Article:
David Graeber (1961-2020) started his career as a scholar studying Madagascar and that informed what became his popular ideas about anarchism, debt, and globalization.
Bill Freund was a Marxist historian in method, attentive to political economy and to the material underpinnings of power, while retaining a critical distance to Marxism.
We should honor Professor Ernest Wamba dia Wamba by carrying on his life's work.
Chambi Chachage’s tribute to Annar Cassam, assistant to late President Julius Nyerere of Tanzania, and a key figure in anti-colonial movements.
Father's Day reflections for the time of COVID-19.
On the one year anniversary of his death, we remember Kenyan writer and commentator Binyavanga Wainaina.
Thandika Mkandawire (1940-2020) bravely stood up for social policies and the developmental state.
Remembering Marcelino dos Santos, founder of Frelimo and the former Vice President of the People’s Republic of Mozambique.
Homage to Santu Mofokeng, photographer of quotidian black life in South Africa.
Urdang reflects her long friendship with fellow political exile Jennifer Davis, the anti-apartheid activist and changemaker.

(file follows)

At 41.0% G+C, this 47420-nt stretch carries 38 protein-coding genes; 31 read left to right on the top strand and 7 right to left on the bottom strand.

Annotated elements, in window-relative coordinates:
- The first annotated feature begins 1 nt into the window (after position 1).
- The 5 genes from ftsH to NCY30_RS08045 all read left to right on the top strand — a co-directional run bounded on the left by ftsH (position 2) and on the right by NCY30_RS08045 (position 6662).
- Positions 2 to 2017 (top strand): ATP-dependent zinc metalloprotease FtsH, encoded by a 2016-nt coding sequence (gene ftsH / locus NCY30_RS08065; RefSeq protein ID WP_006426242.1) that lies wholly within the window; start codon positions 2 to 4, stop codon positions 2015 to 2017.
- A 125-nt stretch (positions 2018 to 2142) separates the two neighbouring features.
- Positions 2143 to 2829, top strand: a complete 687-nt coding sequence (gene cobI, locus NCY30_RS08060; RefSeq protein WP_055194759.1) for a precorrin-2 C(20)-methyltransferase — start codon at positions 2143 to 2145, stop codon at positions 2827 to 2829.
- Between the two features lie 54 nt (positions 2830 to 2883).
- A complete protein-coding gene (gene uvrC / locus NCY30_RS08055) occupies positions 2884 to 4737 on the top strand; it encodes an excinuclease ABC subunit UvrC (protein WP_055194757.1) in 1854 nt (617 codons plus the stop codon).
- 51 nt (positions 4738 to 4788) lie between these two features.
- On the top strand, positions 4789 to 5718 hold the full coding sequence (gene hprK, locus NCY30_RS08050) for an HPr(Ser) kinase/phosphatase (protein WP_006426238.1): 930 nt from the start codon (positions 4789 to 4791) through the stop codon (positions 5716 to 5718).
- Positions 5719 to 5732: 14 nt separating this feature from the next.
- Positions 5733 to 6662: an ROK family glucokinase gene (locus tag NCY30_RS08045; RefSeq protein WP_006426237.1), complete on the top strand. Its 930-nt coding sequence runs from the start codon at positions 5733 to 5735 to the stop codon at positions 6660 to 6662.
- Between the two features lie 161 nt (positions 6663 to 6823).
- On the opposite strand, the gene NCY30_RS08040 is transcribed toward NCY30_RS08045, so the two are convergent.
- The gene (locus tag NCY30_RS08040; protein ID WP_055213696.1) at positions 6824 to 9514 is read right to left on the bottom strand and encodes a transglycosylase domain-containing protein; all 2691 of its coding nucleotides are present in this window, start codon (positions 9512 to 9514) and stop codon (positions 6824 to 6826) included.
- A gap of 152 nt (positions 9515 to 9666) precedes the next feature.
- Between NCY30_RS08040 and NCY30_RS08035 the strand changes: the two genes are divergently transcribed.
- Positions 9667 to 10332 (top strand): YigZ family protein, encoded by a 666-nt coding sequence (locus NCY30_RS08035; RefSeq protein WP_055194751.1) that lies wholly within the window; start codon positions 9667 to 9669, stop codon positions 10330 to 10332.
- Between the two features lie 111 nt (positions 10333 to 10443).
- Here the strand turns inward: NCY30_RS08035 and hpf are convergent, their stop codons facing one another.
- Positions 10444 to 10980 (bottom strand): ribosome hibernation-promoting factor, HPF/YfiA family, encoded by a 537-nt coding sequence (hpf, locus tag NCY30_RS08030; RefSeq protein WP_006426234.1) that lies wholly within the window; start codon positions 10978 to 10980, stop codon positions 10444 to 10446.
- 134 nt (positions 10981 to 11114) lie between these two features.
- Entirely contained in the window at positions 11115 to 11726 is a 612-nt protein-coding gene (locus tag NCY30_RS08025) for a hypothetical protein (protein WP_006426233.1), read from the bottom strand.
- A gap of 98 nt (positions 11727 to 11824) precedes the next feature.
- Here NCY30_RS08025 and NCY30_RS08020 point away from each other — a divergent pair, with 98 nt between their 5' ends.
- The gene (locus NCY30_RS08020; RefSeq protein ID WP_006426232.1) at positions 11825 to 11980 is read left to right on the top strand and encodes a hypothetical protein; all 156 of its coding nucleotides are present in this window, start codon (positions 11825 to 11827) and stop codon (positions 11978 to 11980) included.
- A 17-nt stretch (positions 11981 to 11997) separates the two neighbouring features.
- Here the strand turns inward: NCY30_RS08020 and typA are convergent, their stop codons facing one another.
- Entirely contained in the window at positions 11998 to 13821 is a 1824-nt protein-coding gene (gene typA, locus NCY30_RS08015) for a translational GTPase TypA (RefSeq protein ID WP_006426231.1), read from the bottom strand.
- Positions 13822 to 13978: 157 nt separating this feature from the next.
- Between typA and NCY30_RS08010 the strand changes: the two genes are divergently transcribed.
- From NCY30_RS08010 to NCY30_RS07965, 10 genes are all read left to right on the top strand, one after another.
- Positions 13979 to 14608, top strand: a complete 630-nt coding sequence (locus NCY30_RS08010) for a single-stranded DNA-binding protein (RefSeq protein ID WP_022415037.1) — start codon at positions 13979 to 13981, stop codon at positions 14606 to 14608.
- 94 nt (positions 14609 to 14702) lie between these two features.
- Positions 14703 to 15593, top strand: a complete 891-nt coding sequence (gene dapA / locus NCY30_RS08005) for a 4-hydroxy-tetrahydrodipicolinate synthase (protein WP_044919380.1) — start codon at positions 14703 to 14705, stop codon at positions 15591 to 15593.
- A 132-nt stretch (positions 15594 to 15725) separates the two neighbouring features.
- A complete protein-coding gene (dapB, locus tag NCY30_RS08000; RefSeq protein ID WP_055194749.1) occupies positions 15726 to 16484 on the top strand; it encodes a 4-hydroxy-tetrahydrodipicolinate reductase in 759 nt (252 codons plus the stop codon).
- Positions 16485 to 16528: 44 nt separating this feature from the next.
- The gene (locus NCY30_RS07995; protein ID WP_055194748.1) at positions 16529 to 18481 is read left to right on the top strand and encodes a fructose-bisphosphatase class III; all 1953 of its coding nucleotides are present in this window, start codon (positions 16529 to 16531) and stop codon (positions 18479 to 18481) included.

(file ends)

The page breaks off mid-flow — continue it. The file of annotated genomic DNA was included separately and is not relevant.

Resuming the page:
Among the many legacies of Teju Olaniyan’s teaching and writing would be a project to not only speak in the ideological name of Africa, but to redistribute the power of speaking in that name.
Turok, who died at 92, was committed to fighting for the ideals of the left in South Africa. It is worth reviewing what his contribution to these ideals were in the final chapter of his life.
Davis, who died at 84 on October 15th, was a prominent leader of the anti-apartheid movement in the US and an analytical thinker and visionary.
The late Mbiti is praised for indigenizing Christianity. However, his veneration of "African" tradition also served as theological justification for authoritarian rule.
The passing of American economist Ann Seidman has again spotlighted the impacts of committed scholarship on Africa.
A personal reflection, by the daughter of a fighter in Zimbabwe's Second Chiumurenga, on the death of President Robert Mugabe.
What is the proper way for young Zimbabweans to remember Robert Mugabe's legacy?
Africa and its peoples were central to the great Immanuel Wallerstein's intellectual development and political activism.
With Mugabe's death, might there be space for a new self-definition as a nation in Zimbabwe, as a broad family of nationals, with a shared national project?
All that French marketing schtick aside about "the white Zulu," Johnny Clegg was a real one.